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Libya Is Causing Europe's Immigration Crisis, Not Smugglers. By Roger Algase

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Judging by the overwhelming lack of interest in my previous posts dealing with Europe's humanitarian crisis caused by the attempts of over a hundred thousand desperate refugees to reach Italy from North Africa, the deaths of thousands of asylum seekers looking for a better life in rich countries are not something that many Americans care about, at least as long as the people concerned are not from Mexico or Central America.

Maybe this is because the story of refugees trying to reach Italy by boat in the Mediterranean by way of Libya is a very old one, at least for the dwindling number of people who still care about the origins of Western culture and civilization, instead of the latest ephemeral i-phone or android gadgets. But there are at least a few people left for whom Virgil's 2,000 year-old opening lines of the Aeneid, which has been and will continue to be around for a good deal longer than the latest apps, still has some meaning.

This is in relation to the tragedy taking place today in what the Romans used to call Mare Nostrum, and which, ironically, was the name of an Italian refugee rescue program whose discontinuance last year has led to even more drownings:

As Virgil wrote:

Arma virumque cano, Troiae qui primus ab oris / Italiam fato profugus Laviniaque venit / littora,

"I sing of arms and the man who first came from the coast of Troy to Italy and the shores of Lavinia, a refugee by fate."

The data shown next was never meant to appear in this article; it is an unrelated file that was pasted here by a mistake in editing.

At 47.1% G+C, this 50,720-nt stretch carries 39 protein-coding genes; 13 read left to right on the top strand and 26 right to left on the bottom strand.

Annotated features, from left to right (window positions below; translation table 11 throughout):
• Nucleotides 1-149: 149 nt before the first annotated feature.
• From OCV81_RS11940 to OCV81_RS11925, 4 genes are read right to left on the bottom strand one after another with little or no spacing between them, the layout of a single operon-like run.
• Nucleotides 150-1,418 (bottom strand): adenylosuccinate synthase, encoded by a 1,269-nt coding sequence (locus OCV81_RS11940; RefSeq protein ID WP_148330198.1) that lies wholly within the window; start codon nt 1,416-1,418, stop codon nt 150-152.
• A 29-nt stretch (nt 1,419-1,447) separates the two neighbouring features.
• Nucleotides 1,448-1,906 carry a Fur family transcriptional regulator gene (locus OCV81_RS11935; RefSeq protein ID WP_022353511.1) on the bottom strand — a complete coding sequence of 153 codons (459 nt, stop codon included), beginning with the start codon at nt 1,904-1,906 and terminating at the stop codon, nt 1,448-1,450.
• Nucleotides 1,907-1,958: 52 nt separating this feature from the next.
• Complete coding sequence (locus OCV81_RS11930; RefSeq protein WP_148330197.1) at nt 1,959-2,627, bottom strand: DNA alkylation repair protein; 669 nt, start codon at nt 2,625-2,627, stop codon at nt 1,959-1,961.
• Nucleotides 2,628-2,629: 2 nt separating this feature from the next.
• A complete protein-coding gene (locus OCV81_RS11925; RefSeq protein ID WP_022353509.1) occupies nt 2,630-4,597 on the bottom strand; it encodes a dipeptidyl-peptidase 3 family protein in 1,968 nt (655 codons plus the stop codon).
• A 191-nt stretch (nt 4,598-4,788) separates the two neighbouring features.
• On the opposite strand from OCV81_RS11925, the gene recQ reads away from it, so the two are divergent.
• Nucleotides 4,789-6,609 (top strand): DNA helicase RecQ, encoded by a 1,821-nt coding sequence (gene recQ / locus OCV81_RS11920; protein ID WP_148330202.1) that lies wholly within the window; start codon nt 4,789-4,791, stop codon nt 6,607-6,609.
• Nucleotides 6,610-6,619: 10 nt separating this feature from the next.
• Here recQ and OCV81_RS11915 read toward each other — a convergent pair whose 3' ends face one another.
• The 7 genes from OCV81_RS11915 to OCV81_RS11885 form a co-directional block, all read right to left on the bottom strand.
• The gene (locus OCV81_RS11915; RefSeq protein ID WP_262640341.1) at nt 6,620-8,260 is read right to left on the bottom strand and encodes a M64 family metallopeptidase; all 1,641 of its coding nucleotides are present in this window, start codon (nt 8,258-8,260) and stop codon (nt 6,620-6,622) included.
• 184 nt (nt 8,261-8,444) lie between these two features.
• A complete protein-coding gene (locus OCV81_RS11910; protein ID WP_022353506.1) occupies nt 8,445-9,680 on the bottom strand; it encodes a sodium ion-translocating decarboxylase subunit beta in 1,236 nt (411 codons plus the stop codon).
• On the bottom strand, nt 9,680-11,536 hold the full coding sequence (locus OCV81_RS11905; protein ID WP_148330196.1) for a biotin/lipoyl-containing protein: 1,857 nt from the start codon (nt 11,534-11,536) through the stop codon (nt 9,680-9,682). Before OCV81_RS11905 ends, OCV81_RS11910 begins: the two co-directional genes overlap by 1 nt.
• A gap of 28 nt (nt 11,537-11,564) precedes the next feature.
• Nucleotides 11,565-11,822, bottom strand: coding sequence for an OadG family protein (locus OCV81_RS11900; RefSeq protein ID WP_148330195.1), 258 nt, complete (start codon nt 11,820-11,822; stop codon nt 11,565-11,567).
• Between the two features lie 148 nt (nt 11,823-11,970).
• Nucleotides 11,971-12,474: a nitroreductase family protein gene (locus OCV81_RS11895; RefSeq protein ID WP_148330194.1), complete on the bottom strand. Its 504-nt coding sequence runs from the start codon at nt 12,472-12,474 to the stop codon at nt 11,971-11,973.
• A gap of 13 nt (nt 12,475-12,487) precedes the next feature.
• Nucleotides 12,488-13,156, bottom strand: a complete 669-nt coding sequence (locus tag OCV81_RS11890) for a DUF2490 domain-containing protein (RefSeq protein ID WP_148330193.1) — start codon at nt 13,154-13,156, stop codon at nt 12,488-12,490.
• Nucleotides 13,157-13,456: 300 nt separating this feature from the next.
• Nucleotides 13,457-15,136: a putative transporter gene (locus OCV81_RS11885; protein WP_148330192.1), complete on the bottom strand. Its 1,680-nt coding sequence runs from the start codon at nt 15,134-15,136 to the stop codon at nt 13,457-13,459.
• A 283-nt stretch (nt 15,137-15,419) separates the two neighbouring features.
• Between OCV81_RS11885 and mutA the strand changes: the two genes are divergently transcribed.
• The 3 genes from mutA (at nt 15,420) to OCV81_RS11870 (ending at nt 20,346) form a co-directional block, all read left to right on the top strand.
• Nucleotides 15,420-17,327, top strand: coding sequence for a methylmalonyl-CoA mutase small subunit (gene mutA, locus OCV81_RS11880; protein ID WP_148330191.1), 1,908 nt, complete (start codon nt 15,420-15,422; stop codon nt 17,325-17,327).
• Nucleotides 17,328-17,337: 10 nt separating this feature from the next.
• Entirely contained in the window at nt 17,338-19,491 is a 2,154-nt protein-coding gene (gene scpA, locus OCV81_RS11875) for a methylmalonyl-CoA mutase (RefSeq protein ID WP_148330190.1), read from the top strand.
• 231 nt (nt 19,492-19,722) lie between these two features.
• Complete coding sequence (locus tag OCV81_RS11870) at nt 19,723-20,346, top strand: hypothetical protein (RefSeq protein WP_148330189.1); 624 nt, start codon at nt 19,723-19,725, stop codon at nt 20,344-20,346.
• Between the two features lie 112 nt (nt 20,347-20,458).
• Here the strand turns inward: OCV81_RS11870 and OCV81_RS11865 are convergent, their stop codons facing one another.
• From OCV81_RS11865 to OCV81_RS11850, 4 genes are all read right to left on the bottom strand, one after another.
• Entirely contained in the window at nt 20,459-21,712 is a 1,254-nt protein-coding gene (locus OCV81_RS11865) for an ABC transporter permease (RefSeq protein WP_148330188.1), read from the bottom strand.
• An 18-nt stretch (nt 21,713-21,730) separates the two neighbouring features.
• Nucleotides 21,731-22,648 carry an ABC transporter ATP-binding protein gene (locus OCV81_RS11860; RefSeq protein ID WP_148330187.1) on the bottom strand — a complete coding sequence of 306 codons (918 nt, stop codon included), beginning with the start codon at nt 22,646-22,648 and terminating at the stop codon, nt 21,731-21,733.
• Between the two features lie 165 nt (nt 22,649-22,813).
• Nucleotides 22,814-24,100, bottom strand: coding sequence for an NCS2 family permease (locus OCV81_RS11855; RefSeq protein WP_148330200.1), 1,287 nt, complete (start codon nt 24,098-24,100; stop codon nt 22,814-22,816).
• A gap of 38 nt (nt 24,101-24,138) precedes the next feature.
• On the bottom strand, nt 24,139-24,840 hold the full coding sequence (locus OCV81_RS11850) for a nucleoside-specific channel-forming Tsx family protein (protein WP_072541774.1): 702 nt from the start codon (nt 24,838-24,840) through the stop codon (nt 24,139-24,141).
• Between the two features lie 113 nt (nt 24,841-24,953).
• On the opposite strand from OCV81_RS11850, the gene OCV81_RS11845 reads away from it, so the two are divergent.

Then, in an immortal line which is meant to describe Aeneas, the legendary ancestor of the two brothers who were said to have founded Rome in 753 B.C., but could also well describe today's refugees coming to Europe from North Africa, Virgil continues:

multum ille et terris iactatus et alto

"He was violently thrown about on land and sea"

Why did this happen?

Virgil explains the cause as:

vi superum, saevae memorem Iunonis ob iram,

"The power of the gods through cruel Juno's never forgotten anger."

But in contrast, to Virgil's attributing the troubles of his hero to divine power, the blame for the tragedies taking place in the Mediterranean is being attributed to more mundane causes. The European right wing, exemplified by Italy's Northern League and France's Front National, led by Marine Le Pen, blames the refugees themselves for not staying where they are.

Many others blame the smugglers, who are taking advantage of the refugees by loading them, sometimes at gunpoint, into rickety boats which are likely to sink and have already caused hundreds, if not thousands, of deaths. Others blame the crisis, with a good deal of justification, on European anti-immigrant feeling and unwillingness to open the door to more refugees.

But, according to a recent Slate article. the cause of Europe's desperate humanitarian crisis is - Libya itself.

See Anne Applebaum: Why So Many Migrants Are Dying in the Mediterranean: The problem isn't poverty or even human trafficking. The problem is Libya.

Applebaum writes:

But now Libya has reappeared in the context of another story: the desperate mass movement of migrants...An oil rich country that should be a sponge for immigrants from Africa and Syria is instead serving as a staging ground for what are often suicidal journeys across the Mediterranean. Libya's human traffickers laugh at the idea that their nation's authorities could stop them."

She continues:

The open, undiscussed truth is that even as the crisis in Libya was unfolding, everyone knew that the Western effort was inadequate and that the European effort in particular was all over the place."

Comparing the Western failure to set up a stable government in Libya with similar failures in Afghanistan and Somalia, she continues:

"Instead of shoring up the central government, international policy seems designed to make it weaker."

Applebaum concludes:

"Before any problem can be solved, it has to be identified. Until Europe's leaders agree that Libya's failed state is the real source of the migration catastrophe, they can't even begin to think about fixing it."